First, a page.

Michael Jackson Documentary 'Leaving Neverland' Airs Sunday Two men allege years of sexual abuse by Michael Jackson in HBO's documentary Leaving Neverland. The Jackson Estate is suing the network, calling the show a "posthumous character assassination."

Michael Jackson Documentary 'Leaving Neverland' Airs Sunday

Michael Jackson Documentary 'Leaving Neverland' Airs Sunday

  • Download
  • <iframe src="https://www.npr.org/player/embed/699797293/699797294" width="100%" height="290" frameborder="0" scrolling="no" title="NPR embedded audio player">
  • Transcript

Two men allege years of sexual abuse by Michael Jackson in HBO's documentary Leaving Neverland. The Jackson Estate is suing the network, calling the show a "posthumous character assassination."


A warning to listeners for our next story. It's about the difficult issue of child sexual abuse. "Leaving Neverland," HBO's controversial documentary about Michael Jackson, airs tonight and tomorrow night. In the two-part, four-hour film, two men recount years of alleged sexual abuse by Jackson when they were boys. Jackson's family has denounced the film, and his estate is suing HBO for damages up to $100 million. NPR's Elizabeth Blair has more.

ELIZABETH BLAIR, BYLINE: It begins like two Cinderella stories. James Safechuck was a child actor...



BLAIR: ...Who landed a Pepsi commercial with Michael Jackson in 1986, when he was 8.


MICHAEL JACKSON: Looking for me?

BLAIR: Soon, Safechuck was going on tour with Jackson. Wade Robson worshipped the King of Pop. After he won a dance competition when he was 5, Jackson invited him to perform at one of his concerts, as Robson told the host of a kid's TV show.


WADE ROBSON: When I saw him, Michael Jackson told me to go on stage with him and dance. Both boys and their moms developed deep friendships with Jackson, staying overnight at his sprawling Neverland Ranch and receiving gifts from the singer. Wade Robson, now 36, says it was like a dream.


ROBSON: Out of all the kids in the world, he chose me to be his friend.

BLAIR: Robson and Safechuck both say they loved Michael Jackson. They also claim he sexually molested them for years. Michael Jackson's family says they're lying. Here's his brother, Jackie Jackson, on NBC's "Today."


JACKIE JACKSON: And I know my brother. I know he's not like that. That's not Michael Jackson. I know him. He would never, ever do that to any kid or anyone.

BLAIR: In its lawsuit against HBO, the Michael Jackson estate calls "Leaving Neverland" one-sided and a posthumous character assassination. The lawsuit also points out that Wade Robson once testified under oath that Jackson never sexually abused him.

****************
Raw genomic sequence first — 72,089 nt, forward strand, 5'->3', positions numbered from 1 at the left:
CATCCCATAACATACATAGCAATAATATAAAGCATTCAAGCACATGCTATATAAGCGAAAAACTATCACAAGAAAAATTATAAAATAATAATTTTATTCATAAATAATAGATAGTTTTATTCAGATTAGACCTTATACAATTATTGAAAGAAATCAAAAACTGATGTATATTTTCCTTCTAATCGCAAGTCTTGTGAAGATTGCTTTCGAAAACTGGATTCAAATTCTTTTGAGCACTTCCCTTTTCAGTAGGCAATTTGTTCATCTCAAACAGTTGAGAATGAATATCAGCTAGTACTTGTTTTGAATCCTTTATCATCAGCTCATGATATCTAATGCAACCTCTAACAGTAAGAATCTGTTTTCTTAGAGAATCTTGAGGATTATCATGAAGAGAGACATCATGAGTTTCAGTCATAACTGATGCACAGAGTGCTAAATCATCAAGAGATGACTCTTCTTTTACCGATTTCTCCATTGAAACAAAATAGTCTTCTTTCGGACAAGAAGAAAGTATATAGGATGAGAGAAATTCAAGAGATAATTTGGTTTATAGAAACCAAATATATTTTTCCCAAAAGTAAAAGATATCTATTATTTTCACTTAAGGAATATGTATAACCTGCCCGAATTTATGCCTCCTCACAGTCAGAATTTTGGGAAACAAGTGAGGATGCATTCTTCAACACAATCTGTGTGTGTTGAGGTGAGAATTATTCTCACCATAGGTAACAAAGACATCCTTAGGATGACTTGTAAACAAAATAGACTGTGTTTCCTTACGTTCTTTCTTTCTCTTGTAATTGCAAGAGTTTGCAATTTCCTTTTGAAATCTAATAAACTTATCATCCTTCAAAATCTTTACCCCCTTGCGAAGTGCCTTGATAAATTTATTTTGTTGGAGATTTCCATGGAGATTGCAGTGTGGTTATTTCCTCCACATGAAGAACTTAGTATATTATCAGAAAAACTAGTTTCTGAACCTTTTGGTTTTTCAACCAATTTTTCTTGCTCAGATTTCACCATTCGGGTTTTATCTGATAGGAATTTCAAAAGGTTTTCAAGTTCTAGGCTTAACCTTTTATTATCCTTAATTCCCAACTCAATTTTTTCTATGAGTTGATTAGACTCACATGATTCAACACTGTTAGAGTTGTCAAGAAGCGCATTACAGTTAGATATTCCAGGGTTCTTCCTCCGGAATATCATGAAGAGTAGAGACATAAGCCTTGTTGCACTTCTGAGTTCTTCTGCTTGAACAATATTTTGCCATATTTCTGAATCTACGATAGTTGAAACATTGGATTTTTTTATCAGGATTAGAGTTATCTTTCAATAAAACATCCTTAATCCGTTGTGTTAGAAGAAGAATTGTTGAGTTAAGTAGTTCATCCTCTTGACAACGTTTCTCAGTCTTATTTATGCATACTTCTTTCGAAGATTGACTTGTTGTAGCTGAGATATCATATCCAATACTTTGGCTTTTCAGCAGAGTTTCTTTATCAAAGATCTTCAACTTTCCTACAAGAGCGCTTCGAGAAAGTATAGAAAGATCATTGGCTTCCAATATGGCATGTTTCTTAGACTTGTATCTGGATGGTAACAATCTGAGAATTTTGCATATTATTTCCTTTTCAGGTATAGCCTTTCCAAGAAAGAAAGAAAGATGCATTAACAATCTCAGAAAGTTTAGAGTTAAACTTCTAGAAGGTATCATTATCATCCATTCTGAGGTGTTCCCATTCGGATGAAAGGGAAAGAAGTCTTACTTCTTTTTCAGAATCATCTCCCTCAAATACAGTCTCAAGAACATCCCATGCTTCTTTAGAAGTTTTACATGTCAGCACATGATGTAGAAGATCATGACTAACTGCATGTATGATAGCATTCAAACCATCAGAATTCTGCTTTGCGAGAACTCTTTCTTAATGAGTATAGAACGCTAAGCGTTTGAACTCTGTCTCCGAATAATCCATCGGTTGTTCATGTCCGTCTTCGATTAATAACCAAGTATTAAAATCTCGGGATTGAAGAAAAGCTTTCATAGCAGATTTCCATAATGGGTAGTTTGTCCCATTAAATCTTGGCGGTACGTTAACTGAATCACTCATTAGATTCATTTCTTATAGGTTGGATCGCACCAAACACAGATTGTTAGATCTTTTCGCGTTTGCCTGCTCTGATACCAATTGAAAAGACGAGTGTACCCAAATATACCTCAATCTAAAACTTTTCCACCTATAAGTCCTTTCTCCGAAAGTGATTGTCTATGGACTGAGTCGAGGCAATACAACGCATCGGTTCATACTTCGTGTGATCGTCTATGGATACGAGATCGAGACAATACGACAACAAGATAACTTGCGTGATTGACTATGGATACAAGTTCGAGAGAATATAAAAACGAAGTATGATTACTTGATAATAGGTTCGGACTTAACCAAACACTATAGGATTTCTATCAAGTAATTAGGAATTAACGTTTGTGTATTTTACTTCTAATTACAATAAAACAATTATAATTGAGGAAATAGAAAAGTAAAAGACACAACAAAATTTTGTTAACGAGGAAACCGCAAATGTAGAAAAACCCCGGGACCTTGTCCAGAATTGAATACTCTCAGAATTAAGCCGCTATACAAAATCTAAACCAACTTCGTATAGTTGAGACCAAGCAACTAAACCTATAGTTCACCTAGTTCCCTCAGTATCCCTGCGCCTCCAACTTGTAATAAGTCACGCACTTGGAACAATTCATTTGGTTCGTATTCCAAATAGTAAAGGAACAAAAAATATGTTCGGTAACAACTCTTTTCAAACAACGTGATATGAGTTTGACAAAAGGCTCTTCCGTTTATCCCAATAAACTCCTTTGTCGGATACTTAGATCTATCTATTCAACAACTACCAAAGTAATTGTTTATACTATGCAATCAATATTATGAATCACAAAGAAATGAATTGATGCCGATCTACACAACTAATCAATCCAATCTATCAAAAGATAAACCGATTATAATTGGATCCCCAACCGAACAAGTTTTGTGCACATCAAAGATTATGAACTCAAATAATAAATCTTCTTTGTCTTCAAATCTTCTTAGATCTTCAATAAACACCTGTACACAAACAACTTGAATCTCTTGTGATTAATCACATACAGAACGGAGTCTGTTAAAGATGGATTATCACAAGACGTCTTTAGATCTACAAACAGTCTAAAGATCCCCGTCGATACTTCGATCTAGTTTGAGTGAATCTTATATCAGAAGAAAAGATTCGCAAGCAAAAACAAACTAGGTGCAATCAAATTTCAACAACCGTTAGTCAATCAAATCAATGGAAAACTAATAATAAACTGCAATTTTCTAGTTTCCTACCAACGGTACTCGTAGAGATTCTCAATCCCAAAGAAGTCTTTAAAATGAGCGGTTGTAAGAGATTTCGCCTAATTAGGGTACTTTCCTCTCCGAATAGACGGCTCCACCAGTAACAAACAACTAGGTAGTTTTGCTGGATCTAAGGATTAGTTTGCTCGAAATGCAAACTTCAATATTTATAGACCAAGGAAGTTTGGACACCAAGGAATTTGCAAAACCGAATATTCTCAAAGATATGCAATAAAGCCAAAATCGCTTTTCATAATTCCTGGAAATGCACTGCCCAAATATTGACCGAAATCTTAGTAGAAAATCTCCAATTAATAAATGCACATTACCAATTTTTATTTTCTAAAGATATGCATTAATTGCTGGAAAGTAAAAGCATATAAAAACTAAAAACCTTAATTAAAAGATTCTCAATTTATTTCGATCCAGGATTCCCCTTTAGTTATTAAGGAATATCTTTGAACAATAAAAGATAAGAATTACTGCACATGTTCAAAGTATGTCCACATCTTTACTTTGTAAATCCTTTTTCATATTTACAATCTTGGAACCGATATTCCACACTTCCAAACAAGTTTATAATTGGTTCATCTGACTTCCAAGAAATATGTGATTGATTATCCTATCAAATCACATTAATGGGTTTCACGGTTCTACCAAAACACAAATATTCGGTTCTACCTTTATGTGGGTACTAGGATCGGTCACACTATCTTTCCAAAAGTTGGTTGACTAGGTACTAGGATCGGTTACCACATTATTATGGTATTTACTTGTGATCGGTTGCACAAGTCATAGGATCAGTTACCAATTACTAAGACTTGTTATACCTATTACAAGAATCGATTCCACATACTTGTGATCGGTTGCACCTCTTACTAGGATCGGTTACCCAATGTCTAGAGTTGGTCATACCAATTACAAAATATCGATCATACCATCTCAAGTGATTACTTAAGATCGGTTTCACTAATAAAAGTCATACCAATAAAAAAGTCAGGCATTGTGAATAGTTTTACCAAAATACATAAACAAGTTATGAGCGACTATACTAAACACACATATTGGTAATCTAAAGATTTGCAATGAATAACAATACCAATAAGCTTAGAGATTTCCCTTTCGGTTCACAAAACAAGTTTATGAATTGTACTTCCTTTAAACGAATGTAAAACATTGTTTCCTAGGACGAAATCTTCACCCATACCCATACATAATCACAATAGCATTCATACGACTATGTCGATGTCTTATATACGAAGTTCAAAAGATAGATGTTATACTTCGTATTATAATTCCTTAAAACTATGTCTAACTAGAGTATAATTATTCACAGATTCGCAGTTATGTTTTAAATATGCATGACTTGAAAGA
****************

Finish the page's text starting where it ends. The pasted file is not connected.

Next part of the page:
TOM MESEREAU: And he was so strong in his defense of Michael Jackson and so convincing that I called him as my first witness.

BLAIR: Tom Mesereau was Michael Jackson's lead attorney when he was charged with multiple counts of child sexual abuse in 2003. Jackson was acquitted on all counts. Mesereau says he's appalled that Robson is doing an about face, especially since Jackson isn't here to defend himself.

MESEREAU: To see his reputation being sullied like this so many years after not only his acquittal but his death, I find very repulsive.

BLAIR: Wade Robson and James Safechuck allege that when they were kids, Jackson told them to never tell anyone about the sexual nature of their relationships. Dan Reed, the director of "Leaving Neverland," says he hopes viewers will be receptive to their stories.

DAN REED: Otherwise we'll never understand child sexual abuse. And we'll never be able to keep our children safe.

BLAIR: Oprah Winfrey, herself a child sexual abuse survivor, interviewed Reed, Safechuck and Robson for a special that will follow the conclusion of "Leaving Neverland." She says this moment transcends Michael Jackson. If the film gets the audience to see how child sexual abuse happens, she says, then some good will come of it. Elizabeth Blair, NPR News.

Copyright © 2019 NPR. All rights reserved. Visit our website terms of use and permissions pages at www.npr.org for further information.

NPR transcripts are created on a rush deadline by Verb8tm, Inc., an NPR contractor, and produced using a proprietary transcription process developed with NPR. This text may not be in its final form and may be updated or revised in the future. Accuracy and availability may vary. The authoritative record of NPR’s programming is the audio record.